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Environmental Problems: Tackling Sources not Symptoms

Course Stats

Instructor(s):  Norman Myers and Stuart Pimm

Units: 2

Semester Offered: Fall

Description

http://www.nicholas.duke.edu/programs/courses/environ29841.html
This is a discussion course where we get past the symptoms and examine the roots of environmental problems. 

Skills and Career Applications

(Insert comments on the intent and career applications of this class. Comments/Quotes from Nicholas Alumni are especially valued.)

Registration Advice

The time commitment of this course shifts during the semester.  The first part of the semester requires 1 hour per week with Stuart Pimm to review and discuss readings then for four weeks (roughly in the middle of the semester) we meet for 3 hours twice a week for more in-depth discussion with Norman Myers. 

Student Opinions

This course is intended to get students thinking about the roots of environmental problems.  There are no hard and fast answers here but you will surely walk away with a broader outlook on your favorite environmental problem with encouragement to explore problems not as familiar to you.  I appreciated this course because it brought together students of different tracts to complex issues from global, national, and even local scales.  The course load consisted of short readings with very short response papers expected (completed during the 1hour/week portion of the course), one group in-class presentation, and one group paper. 

The Instructor's Take...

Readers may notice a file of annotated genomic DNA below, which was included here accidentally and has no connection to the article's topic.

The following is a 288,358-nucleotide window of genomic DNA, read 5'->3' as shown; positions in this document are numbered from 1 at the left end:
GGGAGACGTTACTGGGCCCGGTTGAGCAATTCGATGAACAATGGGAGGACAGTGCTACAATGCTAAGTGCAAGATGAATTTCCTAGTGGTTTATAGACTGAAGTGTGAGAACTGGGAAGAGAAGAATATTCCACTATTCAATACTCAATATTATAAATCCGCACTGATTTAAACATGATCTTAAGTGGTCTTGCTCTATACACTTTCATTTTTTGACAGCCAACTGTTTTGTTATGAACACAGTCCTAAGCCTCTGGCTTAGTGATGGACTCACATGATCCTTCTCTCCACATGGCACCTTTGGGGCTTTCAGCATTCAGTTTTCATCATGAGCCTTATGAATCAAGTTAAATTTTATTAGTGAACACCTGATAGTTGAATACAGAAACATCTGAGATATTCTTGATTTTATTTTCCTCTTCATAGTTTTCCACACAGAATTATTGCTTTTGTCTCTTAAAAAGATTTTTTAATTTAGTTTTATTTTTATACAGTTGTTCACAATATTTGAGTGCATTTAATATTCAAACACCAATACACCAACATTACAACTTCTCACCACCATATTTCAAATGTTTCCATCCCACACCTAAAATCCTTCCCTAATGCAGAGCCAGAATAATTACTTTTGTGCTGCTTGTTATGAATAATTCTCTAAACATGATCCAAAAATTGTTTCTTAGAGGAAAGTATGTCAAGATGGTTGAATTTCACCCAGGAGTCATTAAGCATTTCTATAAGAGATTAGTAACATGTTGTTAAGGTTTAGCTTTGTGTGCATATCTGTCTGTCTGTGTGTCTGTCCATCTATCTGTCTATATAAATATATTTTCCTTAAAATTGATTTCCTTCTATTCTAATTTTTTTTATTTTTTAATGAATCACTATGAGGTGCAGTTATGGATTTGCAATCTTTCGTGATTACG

Four-week course October 20th-November 12th, (6-9pm Tuesdays and Thursdays)                                                This course examines a series of environmental problems, asking why we allow such problems to arise in the first place.  Factors at issue include: political ignorance/ignore-ance; the media; corporate oligarchies; special interests and lobbyists; government inertia; pervers e subsidies; tramlines thinking; and establishment values. Particular topics to be addressed include eco-economics; population/consumption; environmental security; environmental surprises/ discontinuities; scientific uncertainty and public policy; the interdisciplinary animal; government and governance; and sustainable development.  There is marked emphasis on class discussion. Assignments include a lecturette, "out-of-the-box" thinking exercises, and a paper. Linkages are all, hence there will be much emphasis on lateral thinking and other perquisites of the holistic approach. If you are ready to think hard, to be challenged (by your fellow students as much as your prof.), and to provoke your grey cells, come and try it out--though if you prefer to stay in your comfort zone, don't. Should you wish to join in, leave your umbrella behind. Week 1 will focus on: Our Environmental Prospect: Time of Breakdown or Breakthrough?;  Week 2: Mass Extinction20of Species: Why We Should Care, What We Can Do About It; Week 3: New Consumers and Planetary Economics; Week 4: Institutional: How Can We Break Through The Roadblocks? Students will be asked to do some ahead-of-time homework by digesting at least two papers on the theme of the week from a list that will be distributed electronically. It will be sufficient for students to, say, rip the guts out of a paper by e.g. reading the abstract and introduction, plus conclusion, together with whatever else is necessary for the reader to become equipped to give a two-minute talk on what a paper is about, what it is not about, and whether the reader thinks it does a good job.   The course will thus relate to how one might go about having environmental science implemented in policy making. It will cover such topical issues as biodiversity hotspots, ecosystem services and their shadow-priced values, population/poverty, over- and mis-consumption, water shortages, deforestation, desertification, eco-agriculture, and the emergent middle classes in China, India and elsewhere.

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